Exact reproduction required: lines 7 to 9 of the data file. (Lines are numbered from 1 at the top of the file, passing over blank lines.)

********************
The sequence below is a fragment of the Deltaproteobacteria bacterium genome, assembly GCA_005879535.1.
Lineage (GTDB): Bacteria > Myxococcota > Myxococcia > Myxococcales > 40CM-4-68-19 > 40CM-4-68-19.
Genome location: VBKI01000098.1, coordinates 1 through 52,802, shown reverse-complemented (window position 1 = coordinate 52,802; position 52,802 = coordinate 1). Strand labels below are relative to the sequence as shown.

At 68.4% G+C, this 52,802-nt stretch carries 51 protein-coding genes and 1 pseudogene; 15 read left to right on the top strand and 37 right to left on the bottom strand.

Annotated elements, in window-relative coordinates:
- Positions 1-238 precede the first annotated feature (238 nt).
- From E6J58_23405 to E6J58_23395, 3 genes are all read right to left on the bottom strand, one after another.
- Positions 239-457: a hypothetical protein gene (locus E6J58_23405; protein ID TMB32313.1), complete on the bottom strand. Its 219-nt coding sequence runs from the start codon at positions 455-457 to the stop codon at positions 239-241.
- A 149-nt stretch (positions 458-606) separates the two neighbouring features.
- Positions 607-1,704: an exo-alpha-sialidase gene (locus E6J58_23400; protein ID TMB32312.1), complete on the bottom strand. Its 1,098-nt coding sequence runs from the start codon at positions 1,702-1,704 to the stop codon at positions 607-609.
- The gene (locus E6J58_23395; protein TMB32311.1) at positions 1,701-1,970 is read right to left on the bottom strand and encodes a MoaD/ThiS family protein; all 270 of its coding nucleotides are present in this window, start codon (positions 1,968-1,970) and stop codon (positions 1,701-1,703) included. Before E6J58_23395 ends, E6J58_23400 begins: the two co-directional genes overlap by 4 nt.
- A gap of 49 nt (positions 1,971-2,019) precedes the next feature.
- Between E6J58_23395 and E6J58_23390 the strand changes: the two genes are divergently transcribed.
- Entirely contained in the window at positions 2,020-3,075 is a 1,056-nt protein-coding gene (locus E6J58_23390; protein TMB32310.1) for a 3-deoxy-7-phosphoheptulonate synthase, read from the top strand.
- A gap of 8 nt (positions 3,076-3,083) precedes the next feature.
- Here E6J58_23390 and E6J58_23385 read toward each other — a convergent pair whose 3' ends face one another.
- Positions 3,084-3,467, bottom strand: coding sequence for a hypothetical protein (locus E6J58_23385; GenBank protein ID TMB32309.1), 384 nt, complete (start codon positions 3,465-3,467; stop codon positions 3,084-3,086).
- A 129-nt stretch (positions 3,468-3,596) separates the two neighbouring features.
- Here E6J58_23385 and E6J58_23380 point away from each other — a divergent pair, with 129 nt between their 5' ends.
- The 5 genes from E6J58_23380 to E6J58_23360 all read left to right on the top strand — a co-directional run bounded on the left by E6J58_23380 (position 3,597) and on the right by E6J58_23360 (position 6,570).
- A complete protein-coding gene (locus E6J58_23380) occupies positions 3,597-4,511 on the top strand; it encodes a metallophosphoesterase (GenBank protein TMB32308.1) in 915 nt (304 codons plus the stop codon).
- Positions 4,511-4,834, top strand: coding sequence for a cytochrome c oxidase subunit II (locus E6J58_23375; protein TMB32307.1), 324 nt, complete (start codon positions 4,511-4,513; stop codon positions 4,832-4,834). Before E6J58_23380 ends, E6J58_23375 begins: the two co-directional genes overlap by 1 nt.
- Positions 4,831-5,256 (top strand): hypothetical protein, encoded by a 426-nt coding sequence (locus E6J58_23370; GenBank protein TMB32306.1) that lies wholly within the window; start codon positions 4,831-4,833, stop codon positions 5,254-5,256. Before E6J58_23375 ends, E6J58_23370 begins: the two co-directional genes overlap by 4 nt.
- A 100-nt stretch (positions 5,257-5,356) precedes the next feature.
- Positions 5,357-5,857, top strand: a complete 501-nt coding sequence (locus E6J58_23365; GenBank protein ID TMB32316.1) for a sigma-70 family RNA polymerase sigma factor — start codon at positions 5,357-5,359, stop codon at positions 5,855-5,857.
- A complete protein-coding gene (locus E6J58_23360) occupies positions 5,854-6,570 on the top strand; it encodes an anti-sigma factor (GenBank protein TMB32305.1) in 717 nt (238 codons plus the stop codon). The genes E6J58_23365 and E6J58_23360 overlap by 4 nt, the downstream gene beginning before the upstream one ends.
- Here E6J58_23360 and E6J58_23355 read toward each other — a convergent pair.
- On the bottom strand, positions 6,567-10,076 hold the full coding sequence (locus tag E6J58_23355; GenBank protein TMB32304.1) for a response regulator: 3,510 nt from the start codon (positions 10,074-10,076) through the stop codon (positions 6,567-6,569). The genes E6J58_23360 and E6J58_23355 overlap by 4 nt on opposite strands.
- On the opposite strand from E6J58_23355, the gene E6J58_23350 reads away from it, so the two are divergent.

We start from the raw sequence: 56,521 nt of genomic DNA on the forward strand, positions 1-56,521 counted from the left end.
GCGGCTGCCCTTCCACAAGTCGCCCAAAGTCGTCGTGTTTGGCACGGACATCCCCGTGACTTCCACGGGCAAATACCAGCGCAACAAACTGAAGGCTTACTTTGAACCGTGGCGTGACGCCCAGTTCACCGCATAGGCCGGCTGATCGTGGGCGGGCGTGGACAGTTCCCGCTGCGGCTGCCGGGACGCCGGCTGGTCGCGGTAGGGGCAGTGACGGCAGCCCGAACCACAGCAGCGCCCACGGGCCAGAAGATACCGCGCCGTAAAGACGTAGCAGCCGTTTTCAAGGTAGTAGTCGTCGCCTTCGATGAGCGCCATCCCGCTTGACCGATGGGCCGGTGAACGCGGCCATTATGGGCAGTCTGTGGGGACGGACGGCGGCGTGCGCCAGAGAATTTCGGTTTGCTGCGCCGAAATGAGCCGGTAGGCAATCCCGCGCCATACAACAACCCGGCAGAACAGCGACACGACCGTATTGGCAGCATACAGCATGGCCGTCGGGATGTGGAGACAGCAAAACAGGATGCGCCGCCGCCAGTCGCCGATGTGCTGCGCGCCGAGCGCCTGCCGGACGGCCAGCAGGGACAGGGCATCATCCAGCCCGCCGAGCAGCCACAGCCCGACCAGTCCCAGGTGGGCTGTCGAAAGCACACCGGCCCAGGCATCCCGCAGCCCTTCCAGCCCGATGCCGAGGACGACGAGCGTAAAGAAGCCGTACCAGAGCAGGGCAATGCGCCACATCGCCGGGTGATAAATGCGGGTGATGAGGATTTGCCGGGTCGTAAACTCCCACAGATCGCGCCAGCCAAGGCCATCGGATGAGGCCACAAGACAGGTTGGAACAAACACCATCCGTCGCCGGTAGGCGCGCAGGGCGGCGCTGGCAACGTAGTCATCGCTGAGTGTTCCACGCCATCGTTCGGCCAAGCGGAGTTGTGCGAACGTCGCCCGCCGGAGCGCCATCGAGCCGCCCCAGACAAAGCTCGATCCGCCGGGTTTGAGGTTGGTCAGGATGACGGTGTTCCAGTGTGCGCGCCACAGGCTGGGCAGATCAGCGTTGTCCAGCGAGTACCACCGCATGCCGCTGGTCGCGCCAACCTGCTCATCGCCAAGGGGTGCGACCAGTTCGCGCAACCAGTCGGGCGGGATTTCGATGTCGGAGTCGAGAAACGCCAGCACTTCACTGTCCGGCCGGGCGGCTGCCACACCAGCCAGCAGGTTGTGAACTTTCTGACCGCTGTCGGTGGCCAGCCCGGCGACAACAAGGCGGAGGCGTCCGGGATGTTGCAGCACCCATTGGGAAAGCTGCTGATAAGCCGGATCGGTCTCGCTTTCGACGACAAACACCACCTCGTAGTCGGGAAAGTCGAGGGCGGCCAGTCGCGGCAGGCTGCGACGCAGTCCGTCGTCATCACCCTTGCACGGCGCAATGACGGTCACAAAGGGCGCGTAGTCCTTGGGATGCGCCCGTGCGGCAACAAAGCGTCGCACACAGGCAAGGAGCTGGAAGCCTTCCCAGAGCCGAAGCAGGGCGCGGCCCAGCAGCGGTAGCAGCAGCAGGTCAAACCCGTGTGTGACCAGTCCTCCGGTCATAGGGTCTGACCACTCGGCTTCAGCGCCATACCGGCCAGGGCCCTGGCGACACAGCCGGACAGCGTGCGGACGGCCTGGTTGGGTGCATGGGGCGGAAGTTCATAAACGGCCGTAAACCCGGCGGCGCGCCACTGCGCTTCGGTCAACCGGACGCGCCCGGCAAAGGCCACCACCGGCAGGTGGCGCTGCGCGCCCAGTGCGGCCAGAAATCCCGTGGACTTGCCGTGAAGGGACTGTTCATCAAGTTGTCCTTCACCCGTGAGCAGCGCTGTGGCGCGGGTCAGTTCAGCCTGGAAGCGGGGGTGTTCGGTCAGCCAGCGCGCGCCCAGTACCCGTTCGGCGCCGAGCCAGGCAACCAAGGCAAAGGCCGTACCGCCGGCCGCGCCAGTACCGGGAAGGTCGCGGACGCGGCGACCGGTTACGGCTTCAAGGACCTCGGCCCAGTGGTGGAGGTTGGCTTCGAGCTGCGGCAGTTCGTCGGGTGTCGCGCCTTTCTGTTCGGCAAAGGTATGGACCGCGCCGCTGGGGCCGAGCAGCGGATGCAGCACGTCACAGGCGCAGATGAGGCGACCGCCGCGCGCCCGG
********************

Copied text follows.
- From E6J58_23405 to E6J58_23395, 3 genes are all read right to left on the bottom strand, one after another.
- Positions 239-457: a hypothetical protein gene (locus E6J58_23405; protein ID TMB32313.1), complete on the bottom strand. Its 219-nt coding sequence runs from the start codon at positions 455-457 to the stop codon at positions 239-241.
- A 149-nt stretch (positions 458-606) separates the two neighbouring features.